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Juniper recently announced its 'Teaming Standard' initiative, meant to drive greater alignment between its direct sales team and partners. How's that effort going?
I think we are making good progress. When you have big initiatives like this, and especially when it's something you haven't done before, in my personal view, these are things that I would always love to be doing more of, and faster. But I think we're making good progress. We have developed a lot of the modules that are being put in place for our Teaming Standard curriculum, and we are trying to not make this something that we just pile on as an extra to-do for our [field sales] teams, but to make it an embedded part of what they do daily.
I like it call it embedding more partner DNA into the entire ecosystem of our company. The field or sales team is the biggest component of that, but there are also other pieces of this that I am taking on as a personal objective to drive this within other areas of our company. When we do things like new product introductions coming from our business units, we want to make sure we embed the partner aspect sooner rather than later, so it's not just something that's ultimately thrown over to our partners.
Did you notice friction between Juniper's indirect and direct sales teams prior to this initiative?
I guess I would say there was probably some friction in the past, just given the legacy of who we were as a company and growing up from being a service provider-centric company, where we had a very quantifiable set of big accounts that we worked very closely with and still do today. But as you evolve as a company, and [try to reach] what's now, with our product portfolio, literally hundreds of thousands of prospective customers, we have to be deliberately dependent on the channel to be successful. And the only way we can do that is making sure we have that alignment at the field level between our salespeople and our partners.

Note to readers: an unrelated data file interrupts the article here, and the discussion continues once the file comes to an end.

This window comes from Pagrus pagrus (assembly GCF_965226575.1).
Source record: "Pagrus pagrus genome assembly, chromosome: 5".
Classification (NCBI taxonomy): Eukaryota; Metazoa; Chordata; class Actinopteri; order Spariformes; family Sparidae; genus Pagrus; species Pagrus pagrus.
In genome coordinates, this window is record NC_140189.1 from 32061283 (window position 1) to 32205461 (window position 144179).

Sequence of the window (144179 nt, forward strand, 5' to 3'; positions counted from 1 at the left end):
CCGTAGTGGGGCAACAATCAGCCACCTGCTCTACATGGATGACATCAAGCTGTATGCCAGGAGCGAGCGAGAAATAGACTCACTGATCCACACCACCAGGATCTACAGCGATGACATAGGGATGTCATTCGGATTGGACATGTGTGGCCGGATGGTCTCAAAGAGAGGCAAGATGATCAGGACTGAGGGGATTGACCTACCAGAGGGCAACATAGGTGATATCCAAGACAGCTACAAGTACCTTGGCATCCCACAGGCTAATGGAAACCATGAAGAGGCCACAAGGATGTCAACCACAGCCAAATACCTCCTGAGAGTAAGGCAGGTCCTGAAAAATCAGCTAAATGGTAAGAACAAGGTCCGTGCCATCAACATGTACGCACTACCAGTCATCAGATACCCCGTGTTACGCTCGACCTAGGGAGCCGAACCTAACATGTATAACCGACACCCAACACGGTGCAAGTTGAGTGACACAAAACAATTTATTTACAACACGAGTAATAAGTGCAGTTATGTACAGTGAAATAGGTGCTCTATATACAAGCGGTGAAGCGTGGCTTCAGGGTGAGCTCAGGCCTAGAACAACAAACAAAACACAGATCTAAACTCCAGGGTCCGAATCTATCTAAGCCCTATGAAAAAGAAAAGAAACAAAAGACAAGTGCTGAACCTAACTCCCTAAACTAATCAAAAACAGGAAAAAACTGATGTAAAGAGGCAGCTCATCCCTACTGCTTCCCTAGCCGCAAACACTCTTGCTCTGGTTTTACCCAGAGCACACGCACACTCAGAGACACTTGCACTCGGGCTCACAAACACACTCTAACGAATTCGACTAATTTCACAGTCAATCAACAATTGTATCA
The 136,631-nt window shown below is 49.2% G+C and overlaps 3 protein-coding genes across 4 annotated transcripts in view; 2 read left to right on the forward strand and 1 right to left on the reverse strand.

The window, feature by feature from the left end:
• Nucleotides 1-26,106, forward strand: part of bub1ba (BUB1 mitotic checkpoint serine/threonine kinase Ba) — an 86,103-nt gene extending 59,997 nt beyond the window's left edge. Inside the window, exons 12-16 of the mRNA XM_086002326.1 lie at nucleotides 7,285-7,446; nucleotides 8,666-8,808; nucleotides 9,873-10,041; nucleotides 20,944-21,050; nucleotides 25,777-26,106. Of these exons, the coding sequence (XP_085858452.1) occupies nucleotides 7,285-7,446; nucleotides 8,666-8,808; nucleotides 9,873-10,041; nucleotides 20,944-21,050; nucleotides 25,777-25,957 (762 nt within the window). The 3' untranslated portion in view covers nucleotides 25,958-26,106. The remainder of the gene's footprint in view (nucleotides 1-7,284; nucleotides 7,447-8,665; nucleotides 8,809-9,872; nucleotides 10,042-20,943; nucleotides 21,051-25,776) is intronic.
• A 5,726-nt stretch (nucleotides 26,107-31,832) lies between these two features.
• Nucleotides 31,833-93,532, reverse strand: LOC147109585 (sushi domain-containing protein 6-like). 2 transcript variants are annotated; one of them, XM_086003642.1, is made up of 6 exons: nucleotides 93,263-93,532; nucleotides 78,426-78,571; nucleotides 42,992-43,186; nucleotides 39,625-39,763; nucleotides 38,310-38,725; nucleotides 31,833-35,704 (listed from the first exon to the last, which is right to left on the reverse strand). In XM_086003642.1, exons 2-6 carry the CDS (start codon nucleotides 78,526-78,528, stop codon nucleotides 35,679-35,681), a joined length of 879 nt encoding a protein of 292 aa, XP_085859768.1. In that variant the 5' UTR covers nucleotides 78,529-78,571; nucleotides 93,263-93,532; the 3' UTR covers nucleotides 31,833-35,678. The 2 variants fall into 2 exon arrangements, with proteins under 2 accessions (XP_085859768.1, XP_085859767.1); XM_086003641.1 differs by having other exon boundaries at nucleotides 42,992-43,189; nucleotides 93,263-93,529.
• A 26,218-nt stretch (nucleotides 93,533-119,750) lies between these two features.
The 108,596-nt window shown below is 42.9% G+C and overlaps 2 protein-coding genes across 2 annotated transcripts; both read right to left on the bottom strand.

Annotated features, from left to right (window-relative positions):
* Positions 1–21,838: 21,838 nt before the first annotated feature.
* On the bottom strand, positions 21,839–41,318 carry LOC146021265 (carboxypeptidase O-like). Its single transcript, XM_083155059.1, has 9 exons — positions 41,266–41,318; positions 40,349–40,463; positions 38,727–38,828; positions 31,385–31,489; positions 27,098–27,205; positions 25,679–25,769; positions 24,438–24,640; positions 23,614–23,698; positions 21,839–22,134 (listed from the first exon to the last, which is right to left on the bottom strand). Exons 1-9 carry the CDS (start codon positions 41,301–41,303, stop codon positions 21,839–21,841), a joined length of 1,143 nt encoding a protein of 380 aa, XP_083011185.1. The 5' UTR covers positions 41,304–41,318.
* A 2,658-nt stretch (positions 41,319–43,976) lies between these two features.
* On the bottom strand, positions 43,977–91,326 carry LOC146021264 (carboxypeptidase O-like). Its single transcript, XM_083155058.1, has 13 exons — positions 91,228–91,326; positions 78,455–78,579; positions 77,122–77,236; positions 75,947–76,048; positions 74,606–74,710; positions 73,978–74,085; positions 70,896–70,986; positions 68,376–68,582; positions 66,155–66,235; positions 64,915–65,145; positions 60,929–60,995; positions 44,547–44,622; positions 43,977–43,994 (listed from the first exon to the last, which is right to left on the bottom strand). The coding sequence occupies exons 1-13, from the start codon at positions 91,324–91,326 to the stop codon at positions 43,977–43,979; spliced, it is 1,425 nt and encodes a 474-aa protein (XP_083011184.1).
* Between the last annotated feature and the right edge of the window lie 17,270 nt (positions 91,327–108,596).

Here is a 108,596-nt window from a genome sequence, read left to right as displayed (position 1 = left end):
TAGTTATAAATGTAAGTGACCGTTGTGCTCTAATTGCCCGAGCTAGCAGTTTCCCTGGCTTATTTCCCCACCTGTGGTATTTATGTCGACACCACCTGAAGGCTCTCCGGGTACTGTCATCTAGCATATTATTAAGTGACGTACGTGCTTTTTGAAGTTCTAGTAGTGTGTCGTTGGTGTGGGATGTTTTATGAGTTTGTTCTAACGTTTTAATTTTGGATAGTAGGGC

Where are most of these prospective customers, and what's the opportunity for partners?
We have started to build vertical practices focused on a couple of key industry protocols. Health care is one, public sector/government is another, along with education and financial services. And when I say we are building practices, we are putting people in place to build not only what I call the 'mark-itecture' or the marketing aspects of things, but [to determine] how we embed this all the way through the product development cycle, and how we make sure we are getting close to those customers and their needs. Another key component of this is to work closely with the partners to help them build proficiencies in these areas.
Where do you see partners playing a role in Juniper's push toward the cloud and software-defined networking?
I think there is a lot of interest and a lot of intrigue [around these technologies], and a lot of partners know this is a part of the business they have to be thinking about. How this all ultimately plays out in the marketplace is still in progress. For us, we think we are in an enviable position to not only lead in the industry from this perspective, but also to help our partners make the transition when the time comes.
We are still on track to announce this quarter a Partner Advantage [program] specifically for cloud. This will be an area that we will get into more details about within the next 30 to 45 days ... but it will be a combination of product offerings, pricing strategies, marketing strategies behind that and some sales components. But it's ultimately about helping partners build cloud offerings to deliver what their customers are looking for.